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A staggering range of content choices threaten to overwhelm consumers.
It’s easy for consumers to feel overwhelmed by today’s TV and video environment. With millions of content choices, from YouTube videos to Netflix to a growing range of TV apps, it’s harder than ever for consumers to sort through the embarrassment of options. How do today’s consumers discover new content? And how might new technology help media companies simplify viewers’ content discovery efforts in the future?
For now, many US consumers rely on a mix of traditional and “high-tech” discovery methods to find TV and video content. According to an October 2016 survey of US internet users by the Consumer Technology Association (CTA), the two most popular content discovery methods were TV ads (56%) and word-of-mouth (54%), two sources that have been around for decades.
But newer digital discovery methods are growing in popularity, with internet search (32%) and digital video service recommendations (23%) mentioned by a sizable portion of respondents.
The difficulties of navigating today’s TV and video discovery environment haven’t been lost on digital content companies, many of which are experimenting with new tools and techniques to help viewers find better content.
Netflix, for example, announced that it would be replacing its star rating system in April 2017, trading it for a thumbs up/thumbs down ranking system that has earned both praise and criticism since its unveiling.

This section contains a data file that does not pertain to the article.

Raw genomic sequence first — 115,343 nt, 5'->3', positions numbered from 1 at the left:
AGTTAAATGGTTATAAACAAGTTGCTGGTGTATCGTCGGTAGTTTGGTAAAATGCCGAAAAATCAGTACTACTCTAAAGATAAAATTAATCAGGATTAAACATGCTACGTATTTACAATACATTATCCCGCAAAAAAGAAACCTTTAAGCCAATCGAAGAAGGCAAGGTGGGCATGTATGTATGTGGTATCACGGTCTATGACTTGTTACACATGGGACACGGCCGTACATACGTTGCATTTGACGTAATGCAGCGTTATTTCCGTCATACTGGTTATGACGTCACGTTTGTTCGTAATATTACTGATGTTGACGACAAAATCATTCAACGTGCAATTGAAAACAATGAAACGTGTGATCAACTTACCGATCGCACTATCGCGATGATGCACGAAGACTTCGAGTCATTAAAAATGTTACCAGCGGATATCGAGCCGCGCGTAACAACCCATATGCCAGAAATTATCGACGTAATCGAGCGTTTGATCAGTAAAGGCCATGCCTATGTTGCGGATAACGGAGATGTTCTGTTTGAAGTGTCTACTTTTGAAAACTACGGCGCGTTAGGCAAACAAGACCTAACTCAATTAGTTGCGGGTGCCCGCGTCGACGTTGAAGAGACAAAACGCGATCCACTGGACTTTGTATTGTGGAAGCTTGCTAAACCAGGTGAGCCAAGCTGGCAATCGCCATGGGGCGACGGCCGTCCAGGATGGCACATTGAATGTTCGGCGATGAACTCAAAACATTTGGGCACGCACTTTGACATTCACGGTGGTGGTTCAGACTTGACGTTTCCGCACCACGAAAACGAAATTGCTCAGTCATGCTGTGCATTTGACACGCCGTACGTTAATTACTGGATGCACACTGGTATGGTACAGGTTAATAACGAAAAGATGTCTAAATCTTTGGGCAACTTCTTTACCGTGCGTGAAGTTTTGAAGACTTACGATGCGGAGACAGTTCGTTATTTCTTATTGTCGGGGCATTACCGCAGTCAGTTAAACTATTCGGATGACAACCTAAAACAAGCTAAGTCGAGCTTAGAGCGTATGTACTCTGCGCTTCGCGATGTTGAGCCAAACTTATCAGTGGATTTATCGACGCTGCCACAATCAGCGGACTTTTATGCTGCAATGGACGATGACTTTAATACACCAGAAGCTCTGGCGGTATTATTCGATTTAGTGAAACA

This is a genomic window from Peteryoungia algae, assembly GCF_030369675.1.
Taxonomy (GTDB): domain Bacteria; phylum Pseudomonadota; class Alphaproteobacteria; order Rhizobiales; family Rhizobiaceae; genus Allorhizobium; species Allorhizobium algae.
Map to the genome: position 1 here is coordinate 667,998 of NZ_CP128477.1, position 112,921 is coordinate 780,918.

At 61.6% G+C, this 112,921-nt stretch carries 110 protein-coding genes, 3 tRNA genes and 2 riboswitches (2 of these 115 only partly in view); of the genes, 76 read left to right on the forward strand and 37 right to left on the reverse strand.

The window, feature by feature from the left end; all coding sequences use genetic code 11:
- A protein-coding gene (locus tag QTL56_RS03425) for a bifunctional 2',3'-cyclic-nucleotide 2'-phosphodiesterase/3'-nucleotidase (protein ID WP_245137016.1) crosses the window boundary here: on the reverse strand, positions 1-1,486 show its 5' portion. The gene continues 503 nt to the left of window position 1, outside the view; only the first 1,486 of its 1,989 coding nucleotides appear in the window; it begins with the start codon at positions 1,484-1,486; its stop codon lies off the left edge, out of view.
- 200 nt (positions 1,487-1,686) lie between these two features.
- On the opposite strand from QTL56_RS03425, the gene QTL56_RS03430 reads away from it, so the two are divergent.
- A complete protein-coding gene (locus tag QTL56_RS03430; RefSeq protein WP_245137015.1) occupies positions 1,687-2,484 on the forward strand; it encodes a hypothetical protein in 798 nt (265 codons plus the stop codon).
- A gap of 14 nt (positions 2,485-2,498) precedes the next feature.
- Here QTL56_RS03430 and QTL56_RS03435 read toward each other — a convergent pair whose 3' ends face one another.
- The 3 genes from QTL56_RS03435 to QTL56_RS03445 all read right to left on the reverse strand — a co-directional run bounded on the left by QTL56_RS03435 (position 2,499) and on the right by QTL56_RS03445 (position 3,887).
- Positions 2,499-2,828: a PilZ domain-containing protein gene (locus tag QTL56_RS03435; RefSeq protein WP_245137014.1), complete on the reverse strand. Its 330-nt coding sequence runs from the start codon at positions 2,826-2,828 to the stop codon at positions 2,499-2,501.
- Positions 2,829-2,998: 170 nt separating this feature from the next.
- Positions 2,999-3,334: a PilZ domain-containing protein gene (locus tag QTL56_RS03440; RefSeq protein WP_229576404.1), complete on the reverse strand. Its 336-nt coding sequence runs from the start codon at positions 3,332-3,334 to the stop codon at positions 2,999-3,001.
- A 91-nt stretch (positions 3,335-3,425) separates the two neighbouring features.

The problem of content discovery has also led to calls for creation of a “universal search” system, though it seems unlikely that popular content services like YouTube, HBO or Netflix would be willing to grant access to their private data libraries to make such a guide possible.
Despite the current difficulties, one content discovery approach that may have potential is artificial intelligence. Many believe that these algorithm-based recommendation systems could more easily sort through the vast amount of metadata (for example, lists of actors or critics ratings) associated with different content titles, helping to further personalize and scale content discovery in the process.
How will consumers find new TV and video content in the future? No one, not even the industry’s top streaming competitors, has come up with the perfect answer. But all signs suggest technology will play an important role in the eventual solution.
US paid media ad spending will grow steadily in 2017, on the heels of a strong 2016 boosted by the Rio Olympics and the presidential election. A focus on mobile will fuel growth, pushing total media spend to more than $206 billion this year—a moderate increase of 6.1%.
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